YES!! Three days ago, a new YouTube quilting video was posted.  Missouri Quilt Company's Jenny Doan teaches how to make easy hearts out of charm squares (5" squares) Give it a shot, it couldn't be easier!!

Saturday, January 14, 2012

Underground Railroad Quilts

Several postings on our Genea-Quilters Facebook page feature pre-Civil War US quilts.

Julia Langel writes: Did anyone else notice the mention of "Freedom Quilts" in the article about escaped slaves in the Sept 2011 NGS Quarterly? I thought I remembered some controversy about them, and the first hit on a google search is a wikipedia article about the consensus that they are probably a myth...
"In 1999 a theory surfaced indicating a possibility slaves used quilt blocks to alert other slaves about escape plans during the time of the Underground Railroad (approximately 1780-1860). Some historians support this theory while other historians dispute this as myth."
Lori Thornton writes: This reminds me of an excellent installment of the Elm Creek Quilts series by Jennifer Chiaverini entitled The Runaway Quilt. The plot involves this legend about the quilts and some genealogical and historical research by the characters.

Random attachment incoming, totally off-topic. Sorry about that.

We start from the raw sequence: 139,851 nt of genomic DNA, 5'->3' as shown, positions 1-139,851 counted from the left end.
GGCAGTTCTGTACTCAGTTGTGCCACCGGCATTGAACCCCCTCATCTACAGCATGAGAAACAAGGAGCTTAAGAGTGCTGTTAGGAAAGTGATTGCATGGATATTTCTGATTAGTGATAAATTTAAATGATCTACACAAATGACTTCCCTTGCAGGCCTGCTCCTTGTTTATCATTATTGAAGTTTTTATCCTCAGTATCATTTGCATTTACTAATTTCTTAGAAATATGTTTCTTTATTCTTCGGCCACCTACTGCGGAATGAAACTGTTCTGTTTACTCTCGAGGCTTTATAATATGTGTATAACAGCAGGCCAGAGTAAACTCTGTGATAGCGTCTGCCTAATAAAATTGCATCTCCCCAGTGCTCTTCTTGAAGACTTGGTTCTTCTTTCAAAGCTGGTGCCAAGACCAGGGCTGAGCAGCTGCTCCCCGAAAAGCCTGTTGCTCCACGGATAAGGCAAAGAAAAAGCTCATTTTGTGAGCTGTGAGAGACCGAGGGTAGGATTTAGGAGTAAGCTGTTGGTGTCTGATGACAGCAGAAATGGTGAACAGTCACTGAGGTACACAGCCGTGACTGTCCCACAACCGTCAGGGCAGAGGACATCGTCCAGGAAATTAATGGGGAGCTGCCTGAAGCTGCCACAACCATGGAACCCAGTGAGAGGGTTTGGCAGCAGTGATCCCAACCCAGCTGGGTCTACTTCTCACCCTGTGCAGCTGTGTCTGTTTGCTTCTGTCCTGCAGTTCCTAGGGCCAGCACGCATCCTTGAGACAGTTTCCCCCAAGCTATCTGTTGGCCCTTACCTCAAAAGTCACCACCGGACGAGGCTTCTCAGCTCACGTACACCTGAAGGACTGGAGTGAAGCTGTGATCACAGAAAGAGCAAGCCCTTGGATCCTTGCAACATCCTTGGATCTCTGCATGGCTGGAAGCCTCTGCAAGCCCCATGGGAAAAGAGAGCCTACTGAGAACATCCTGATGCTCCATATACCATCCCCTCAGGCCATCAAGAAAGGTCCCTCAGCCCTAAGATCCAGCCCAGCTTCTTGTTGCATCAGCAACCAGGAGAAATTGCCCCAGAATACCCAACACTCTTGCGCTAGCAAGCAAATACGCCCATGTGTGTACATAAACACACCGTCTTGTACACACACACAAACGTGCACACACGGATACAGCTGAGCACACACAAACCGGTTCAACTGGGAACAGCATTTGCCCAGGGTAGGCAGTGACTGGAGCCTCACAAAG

To this, someone named Pat Richley-Erickson (grin) wrote: Julia Langel's post reminds me of the book Hidden in Plain View: A Secret Story of Quilts and the Underground Railroad where the quilt "airing" on a window sill may have indicated if it was safe to proceed to the next station. explains "The fascinating story of a friendship, a lost tradition, and an incredible discovery, revealing how enslaved men and women made encoded quilts and then used them to navigate their escape on the Underground Railroad."   "A groundbreaking work."